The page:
Mind your language
MY HUSBAND took an exaggeratedly antipathetic attitude towards the elec- tion and unplugged the television. In the comparative peace (when Veronica was out) I turned over a few heaps of your letters, like maturing and fertile compost.
On the matter of funny names, Mr Martin Rose contributes Pudsey Mussendine, the first porter at the Rad- cliffe Camera in Oxford, and Dr Bulke- ley Bandinel, a 19th-century Bodley's Librarian. I like these because they are not crudely laughable, merely faintly absurd, like names in Sherlock Holmes stories. I have always for the same rea- son enjoyed Osbert Parsley, the singing man at Norwich Cathedral who is com- memorated by a plaque in the nave.
The wholesomely named Mr Harry Cook, from Reading, might well imitate my husband's unplugging activities, for he writes to say that he is often annoyed by BBC news-readers saying moves instead of roofs. Well, they are wrong, I suppose, but not as wrong as all that.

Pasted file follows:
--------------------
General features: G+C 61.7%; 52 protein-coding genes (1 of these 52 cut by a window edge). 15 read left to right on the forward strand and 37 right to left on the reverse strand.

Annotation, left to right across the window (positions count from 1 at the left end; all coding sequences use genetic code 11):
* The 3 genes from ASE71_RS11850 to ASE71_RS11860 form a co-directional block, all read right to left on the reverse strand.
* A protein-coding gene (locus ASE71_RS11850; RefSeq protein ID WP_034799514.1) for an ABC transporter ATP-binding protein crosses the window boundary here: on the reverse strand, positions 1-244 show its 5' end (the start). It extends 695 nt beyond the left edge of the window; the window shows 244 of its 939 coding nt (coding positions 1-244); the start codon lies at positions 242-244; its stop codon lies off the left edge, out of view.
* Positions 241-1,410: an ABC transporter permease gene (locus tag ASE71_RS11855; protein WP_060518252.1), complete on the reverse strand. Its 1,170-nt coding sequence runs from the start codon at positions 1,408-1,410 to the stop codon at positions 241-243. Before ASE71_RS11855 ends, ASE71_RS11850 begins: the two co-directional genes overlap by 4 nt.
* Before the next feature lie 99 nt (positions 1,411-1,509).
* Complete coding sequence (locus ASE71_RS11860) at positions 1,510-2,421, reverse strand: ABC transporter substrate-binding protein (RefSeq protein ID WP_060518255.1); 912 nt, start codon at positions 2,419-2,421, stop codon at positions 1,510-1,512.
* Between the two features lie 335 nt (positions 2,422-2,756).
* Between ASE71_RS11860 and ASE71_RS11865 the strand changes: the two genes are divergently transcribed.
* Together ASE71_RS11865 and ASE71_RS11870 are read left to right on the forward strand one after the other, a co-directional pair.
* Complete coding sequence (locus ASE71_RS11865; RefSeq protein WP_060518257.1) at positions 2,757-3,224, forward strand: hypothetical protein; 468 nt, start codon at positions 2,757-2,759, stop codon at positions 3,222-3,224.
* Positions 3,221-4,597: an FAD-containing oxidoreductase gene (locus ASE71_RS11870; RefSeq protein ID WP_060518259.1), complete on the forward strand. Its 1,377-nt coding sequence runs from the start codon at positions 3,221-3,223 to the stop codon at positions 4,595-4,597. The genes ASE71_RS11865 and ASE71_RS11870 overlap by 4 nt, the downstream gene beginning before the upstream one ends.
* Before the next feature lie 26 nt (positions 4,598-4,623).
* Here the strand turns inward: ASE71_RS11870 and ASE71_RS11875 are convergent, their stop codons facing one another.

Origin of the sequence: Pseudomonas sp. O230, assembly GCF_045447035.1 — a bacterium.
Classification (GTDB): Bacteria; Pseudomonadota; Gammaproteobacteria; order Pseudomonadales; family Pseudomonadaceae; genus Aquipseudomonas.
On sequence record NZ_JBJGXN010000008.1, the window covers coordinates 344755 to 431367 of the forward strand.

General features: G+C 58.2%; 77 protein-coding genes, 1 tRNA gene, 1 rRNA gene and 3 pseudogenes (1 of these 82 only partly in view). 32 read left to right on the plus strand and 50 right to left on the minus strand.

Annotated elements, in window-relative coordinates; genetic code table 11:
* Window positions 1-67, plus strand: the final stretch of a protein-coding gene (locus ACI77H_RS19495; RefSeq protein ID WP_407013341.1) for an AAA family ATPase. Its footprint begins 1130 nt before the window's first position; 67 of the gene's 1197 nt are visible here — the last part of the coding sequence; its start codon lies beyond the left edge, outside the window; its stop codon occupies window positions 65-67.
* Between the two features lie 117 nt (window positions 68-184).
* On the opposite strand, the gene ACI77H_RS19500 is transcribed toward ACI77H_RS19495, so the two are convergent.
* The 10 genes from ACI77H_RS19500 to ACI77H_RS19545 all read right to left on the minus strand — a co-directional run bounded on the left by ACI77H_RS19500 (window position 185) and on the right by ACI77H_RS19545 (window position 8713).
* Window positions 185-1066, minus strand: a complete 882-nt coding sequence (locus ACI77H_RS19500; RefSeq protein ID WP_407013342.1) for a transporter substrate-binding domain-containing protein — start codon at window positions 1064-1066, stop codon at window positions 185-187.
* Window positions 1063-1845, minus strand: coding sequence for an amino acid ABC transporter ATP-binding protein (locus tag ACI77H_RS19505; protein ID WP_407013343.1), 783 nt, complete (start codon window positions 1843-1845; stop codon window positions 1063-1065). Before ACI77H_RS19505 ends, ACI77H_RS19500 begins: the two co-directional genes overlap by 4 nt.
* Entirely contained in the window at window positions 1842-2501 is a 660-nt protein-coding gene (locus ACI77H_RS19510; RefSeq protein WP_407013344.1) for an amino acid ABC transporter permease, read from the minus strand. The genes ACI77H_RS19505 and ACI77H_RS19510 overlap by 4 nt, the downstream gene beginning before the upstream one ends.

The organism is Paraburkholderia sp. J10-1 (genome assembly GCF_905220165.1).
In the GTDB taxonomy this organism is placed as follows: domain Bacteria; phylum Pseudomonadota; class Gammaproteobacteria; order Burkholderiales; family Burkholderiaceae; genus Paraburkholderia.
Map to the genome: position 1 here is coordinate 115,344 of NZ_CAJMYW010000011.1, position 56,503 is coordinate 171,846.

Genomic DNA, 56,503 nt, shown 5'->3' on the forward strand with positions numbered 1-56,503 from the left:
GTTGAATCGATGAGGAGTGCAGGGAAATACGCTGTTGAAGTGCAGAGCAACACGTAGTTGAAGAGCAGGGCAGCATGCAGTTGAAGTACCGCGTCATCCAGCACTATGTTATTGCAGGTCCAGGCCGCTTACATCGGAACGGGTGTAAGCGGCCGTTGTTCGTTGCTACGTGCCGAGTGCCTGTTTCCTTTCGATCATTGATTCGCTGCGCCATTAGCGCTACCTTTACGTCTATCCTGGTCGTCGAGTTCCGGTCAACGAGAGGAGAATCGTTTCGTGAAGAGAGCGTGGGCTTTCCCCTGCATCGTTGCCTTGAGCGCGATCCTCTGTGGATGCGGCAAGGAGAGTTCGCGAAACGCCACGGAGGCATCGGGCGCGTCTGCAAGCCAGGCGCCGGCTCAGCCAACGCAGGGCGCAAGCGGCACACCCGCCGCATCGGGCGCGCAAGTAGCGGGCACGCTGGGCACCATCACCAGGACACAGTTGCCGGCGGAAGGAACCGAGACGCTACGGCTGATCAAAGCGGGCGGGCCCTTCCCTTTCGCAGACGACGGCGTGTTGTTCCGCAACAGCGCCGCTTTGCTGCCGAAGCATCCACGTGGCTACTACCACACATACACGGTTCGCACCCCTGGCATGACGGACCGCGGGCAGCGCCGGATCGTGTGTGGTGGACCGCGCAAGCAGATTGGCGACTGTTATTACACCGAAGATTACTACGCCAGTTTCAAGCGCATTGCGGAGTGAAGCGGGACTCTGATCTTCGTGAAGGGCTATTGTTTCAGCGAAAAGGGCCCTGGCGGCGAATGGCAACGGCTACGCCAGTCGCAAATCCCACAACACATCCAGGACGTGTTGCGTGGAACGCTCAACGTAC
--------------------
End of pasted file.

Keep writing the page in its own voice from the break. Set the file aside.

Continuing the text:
Roof is a good old English word; the author of Beowulf used it and dear old bishop Aelfric, 60 years before the Con- quest, refers to the roof of the mouth (hmf thaes muthes, to be exact). But between the time of Chaucer and the time of Shakespeare (the language of whose plays we still pretend to under- stand) an alternative form rove, plural moves, was happily co-existing. Then there is the jack-o'-lantern analogy of hoof, hooves/hoofs to lead the benighted BBC rabbiters astray, not to mention the slang poof, poofslpooves, where the plural form is optional. So, if I were Mr Cook I should store up my wrath for the Corporation's more heinous offences; there are plenty to choose from.
Then, from the oddly named Ngaio (it is of Maori derivation) Marsh's Enter a Murderer (1935), Miss Mary Blundell sends me two sightings to cheer me up. One is the remark by the hero Roderick Alleyn: 'Sorry to be a bit Hitlerish, but it'll save time."This, Miss Blundell sur- mises, would not be a sentence many people would have used ten years later. And she wonders whether the suppos- edly theatrical piece of genteel slang, pizzicato, for 'drunk', is still in use. Has anybody spotted it recently?